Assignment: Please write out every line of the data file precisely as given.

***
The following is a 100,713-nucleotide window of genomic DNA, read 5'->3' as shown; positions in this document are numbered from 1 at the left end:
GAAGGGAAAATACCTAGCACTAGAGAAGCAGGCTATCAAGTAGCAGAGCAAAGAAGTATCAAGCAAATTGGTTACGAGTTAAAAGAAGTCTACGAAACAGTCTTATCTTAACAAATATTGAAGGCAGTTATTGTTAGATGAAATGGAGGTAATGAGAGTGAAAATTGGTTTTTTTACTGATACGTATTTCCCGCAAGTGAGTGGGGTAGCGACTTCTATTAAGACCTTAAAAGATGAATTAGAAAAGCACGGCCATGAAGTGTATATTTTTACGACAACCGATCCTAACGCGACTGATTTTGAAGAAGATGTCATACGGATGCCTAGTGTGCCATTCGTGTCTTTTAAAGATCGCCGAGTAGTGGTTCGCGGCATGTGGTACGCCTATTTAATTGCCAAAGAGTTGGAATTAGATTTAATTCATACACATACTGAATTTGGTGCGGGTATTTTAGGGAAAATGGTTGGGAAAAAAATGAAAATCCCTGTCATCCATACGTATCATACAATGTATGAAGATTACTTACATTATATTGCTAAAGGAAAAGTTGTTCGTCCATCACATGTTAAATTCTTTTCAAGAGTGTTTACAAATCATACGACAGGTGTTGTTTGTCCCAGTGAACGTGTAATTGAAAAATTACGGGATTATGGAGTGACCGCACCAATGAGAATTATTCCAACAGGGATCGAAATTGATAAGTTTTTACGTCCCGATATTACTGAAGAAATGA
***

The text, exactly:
The following is a 100,713-nucleotide window of genomic DNA, read 5'->3' as shown; positions in this document are numbered from 1 at the left end:
GAAGGGAAAATACCTAGCACTAGAGAAGCAGGCTATCAAGTAGCAGAGCAAAGAAGTATCAAGCAAATTGGTTACGAGTTAAAAGAAGTCTACGAAACAGTCTTATCTTAACAAATATTGAAGGCAGTTATTGTTAGATGAAATGGAGGTAATGAGAGTGAAAATTGGTTTTTTTACTGATACGTATTTCCCGCAAGTGAGTGGGGTAGCGACTTCTATTAAGACCTTAAAAGATGAATTAGAAAAGCACGGCCATGAAGTGTATATTTTTACGACAACCGATCCTAACGCGACTGATTTTGAAGAAGATGTCATACGGATGCCTAGTGTGCCATTCGTGTCTTTTAAAGATCGCCGAGTAGTGGTTCGCGGCATGTGGTACGCCTATTTAATTGCCAAAGAGTTGGAATTAGATTTAATTCATACACATACTGAATTTGGTGCGGGTATTTTAGGGAAAATGGTTGGGAAAAAAATGAAAATCCCTGTCATCCATACGTATCATACAATGTATGAAGATTACTTACATTATATTGCTAAAGGAAAAGTTGTTCGTCCATCACATGTTAAATTCTTTTCAAGAGTGTTTACAAATCATACGACAGGTGTTGTTTGTCCCAGTGAACGTGTAATTGAAAAATTACGGGATTATGGAGTGACCGCACCAATGAGAATTATTCCAACAGGGATCGAAATTGATAAGTTTTTACGTCCCGATATTACTGAAGAAATGA